I’m glad not to be flying United to PDX today — or wearing suspenders

How mistakes, big and small, can be teachable moments if you lean into them as soon as you can bear it

Mac Photo Booth selfie in my seat on Southwest Flight 1633

My Southwest flight from Denver to Portland, Oregon, today has that new-plane smell— we are riding a brand-new aircraft. And no one was dragged from their seat at the gate before we left. So far, so good.

I dozed after takeoff and woke up at 30,000 feet. I’ve had my free honey roasted peanuts and Wheat Thins, with a tonic water and lime. The WiFi connection that I paid $8 for was borked for a half-hour, so began writing this post offline. It’s working fine now. I bet Southwest will give me a refund for the temporary glitch. They’re like that.

In fact, I love Southwest Airlines. Crew members always seem to have a zip in their step. It’s easy to book flights, change flights, get help on the phone, and send the boarding pass to my Apple Watch. You don’t get charged extra for bringing your shoes on the plane. I love the purple, red, and yellow swoops of color on Southwest’s planes. They always look sharp.

As we taxied toward our takeoff in Denver, we passed a big United Airlines hangar. I couldn’t bring myself to watch the video of the guy getting dragged off a United flight when it was overbooked and not enough passengers would take another one. I read about it this morning; that was enough. I didn’t need to see the scene itself. Too creepy.

As I watched the United hangar recede from view, I imagined all the things that United employees got right yesterday. There are 86,000 of them worldwide. They put more than 5,000 flights in the air, and they all landed safely. But thanks to the power of social media, one event eclipsed everything else.

I’m not saying what happened wasn’t horrible. But there will be plenty of people saying it was horrible and worse today and for however long it takes for the Next Big Story to move this one aside. Tomorrow it might be a zippy but hapless Southwest employee who makes a big mistake in view of a few iPhones with their flashing red record buttons flashing.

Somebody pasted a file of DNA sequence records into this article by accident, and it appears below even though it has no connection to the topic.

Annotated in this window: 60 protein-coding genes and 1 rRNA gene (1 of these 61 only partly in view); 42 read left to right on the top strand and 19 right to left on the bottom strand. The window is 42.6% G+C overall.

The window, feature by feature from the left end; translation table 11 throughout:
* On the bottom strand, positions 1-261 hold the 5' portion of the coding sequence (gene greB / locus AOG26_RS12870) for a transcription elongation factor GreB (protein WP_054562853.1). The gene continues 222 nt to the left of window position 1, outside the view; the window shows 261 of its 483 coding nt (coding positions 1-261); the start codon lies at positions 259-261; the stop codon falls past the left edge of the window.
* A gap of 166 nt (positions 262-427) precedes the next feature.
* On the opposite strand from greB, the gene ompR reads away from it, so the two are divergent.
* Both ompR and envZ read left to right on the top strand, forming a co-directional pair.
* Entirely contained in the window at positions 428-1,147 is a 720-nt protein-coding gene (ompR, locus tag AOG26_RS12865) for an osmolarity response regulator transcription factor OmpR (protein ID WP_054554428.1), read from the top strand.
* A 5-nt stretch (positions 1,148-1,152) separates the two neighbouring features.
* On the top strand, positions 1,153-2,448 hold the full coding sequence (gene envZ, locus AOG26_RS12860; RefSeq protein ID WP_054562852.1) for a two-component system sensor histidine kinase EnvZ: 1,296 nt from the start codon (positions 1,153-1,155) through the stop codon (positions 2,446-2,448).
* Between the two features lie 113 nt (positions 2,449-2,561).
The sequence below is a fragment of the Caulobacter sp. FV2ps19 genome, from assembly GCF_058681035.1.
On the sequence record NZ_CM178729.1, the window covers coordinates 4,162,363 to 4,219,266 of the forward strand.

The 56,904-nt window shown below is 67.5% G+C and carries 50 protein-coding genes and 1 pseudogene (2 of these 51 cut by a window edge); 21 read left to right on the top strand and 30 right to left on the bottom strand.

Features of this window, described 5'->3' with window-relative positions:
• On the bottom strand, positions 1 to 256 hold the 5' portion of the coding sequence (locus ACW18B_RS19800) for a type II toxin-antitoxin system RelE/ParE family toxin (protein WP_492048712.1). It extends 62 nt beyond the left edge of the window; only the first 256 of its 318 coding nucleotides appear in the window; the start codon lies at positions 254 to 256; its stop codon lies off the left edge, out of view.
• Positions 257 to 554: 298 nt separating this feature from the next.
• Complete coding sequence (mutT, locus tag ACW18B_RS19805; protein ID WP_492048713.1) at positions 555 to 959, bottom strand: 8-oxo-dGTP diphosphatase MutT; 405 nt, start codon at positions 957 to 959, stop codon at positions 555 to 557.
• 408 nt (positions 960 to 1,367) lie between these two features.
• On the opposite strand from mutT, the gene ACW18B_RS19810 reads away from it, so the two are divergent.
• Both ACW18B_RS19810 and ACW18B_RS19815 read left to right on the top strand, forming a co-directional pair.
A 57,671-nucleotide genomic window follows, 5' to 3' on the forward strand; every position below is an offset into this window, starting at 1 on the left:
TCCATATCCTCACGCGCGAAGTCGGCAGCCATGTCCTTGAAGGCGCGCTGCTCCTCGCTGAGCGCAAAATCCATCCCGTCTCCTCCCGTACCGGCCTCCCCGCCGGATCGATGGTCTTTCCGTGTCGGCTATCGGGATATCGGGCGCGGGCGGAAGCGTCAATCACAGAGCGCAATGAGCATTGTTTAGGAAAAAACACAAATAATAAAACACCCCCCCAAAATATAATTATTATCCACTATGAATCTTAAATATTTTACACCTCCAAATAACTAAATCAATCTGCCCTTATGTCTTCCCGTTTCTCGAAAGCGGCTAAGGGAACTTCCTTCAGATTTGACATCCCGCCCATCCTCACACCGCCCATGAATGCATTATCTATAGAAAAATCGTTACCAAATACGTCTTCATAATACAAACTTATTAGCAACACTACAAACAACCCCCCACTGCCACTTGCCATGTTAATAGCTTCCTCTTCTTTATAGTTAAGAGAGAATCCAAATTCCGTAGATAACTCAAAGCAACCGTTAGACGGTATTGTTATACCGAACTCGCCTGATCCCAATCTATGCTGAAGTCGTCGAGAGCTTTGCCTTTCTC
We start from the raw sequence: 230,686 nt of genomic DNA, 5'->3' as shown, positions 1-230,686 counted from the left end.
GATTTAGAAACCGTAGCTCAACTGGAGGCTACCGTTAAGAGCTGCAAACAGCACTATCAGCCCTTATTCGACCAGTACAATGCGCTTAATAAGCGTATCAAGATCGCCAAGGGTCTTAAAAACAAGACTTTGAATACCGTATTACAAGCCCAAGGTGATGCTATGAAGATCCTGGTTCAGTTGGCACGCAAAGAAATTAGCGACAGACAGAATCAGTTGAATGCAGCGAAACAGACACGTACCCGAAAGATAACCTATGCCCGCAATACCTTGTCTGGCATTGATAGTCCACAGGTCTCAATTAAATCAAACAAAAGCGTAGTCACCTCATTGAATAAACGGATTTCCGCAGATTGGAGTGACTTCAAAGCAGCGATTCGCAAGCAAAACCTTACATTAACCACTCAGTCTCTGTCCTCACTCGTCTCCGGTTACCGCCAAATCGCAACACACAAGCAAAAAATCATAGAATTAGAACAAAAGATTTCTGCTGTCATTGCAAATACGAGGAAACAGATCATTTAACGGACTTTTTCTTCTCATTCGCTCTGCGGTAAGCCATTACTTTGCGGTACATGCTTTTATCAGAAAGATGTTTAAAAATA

Mistakes are teachable moments. That goes for people or corporations. After the shock, denial, and embarrassment you have the option to lean into the screwup and try to figure out exactly what went wrong.

Dickies Men’s Suspenders

I made a mistake the other day when I thought red suspenders would be a smart and perhaps stylish way for me to avoid having keep pulling my jeans up all the time. I can never seem to get a belt tight enough. I am apparently butt-challenged.

I ordered a pair of Dickies Men’s Solid Straight Clip suspenders — one size fits all — on Amazon for $11.25. There were bland color options, but I figured I’d go all in with the red ones.

As soon as they arrived, I figured out how to attach the suspenders to my jeans and adjust the length. I enjoyed not having to tug up my jeans once during the past few days. I mainly stayed indoors.

Darlene didn’t think much of the look, but after 32 years of marriage she’s given up on the possibility of turning me into George Clooney. I believe I am the only male in Denver not on a group tour from a foreign country who wears a fanny pack. I carry a lot of tech gear that wouldn’t fit in a wallet, and when I had a leather man-purse shoulder bag I tended to leave it places.

So I got all chipper thinking the suspenders-and-fanny-pack look might be my next level of eccentric/hipster style . At 66, I find myself casting about these days for a self-image upgrade, as I notice more aches and pains and how new ambitions usually end up seeming ridiculous. Don’t get me wrong. Entering the era of the Young Old is wonderful — good health, grandchildren, leisure time, and an endless supply of new gadgets. But it’s a portal, and you can stumble.

The reason I’m flying to Portland today is to attend a planning meeting of the Western States Arts Federation, whose Board I served on a decade ago. It’s a fantastic organization, and I will be seeing old friends who were active at WESTAF when I was.

I strapped on the suspenders for the flight, figuring I would decide at the Hotel Modera whether to actually wear them to the meeting. Darlene’s quizzical look was enough to make me toss the braces onto the bed and cinch up my belt for the trip.

I did a bit of sulking as Darlene and our Yorkie Claire accompanied me to Union Station. By the time I woke up at 30,000 feet I was over it.

Maybe when I’m in my 70s I’ll try suspenders again, but not yet. Thank God no one took an iPhone video of my wearing them.

I hope United and its high-priced crisis management consultants figure out what went wrong yesterday and how 86,000 people can learn from it.

It’s not that tough, once you decide — no matter how old you are — that there is still plenty you want to learn.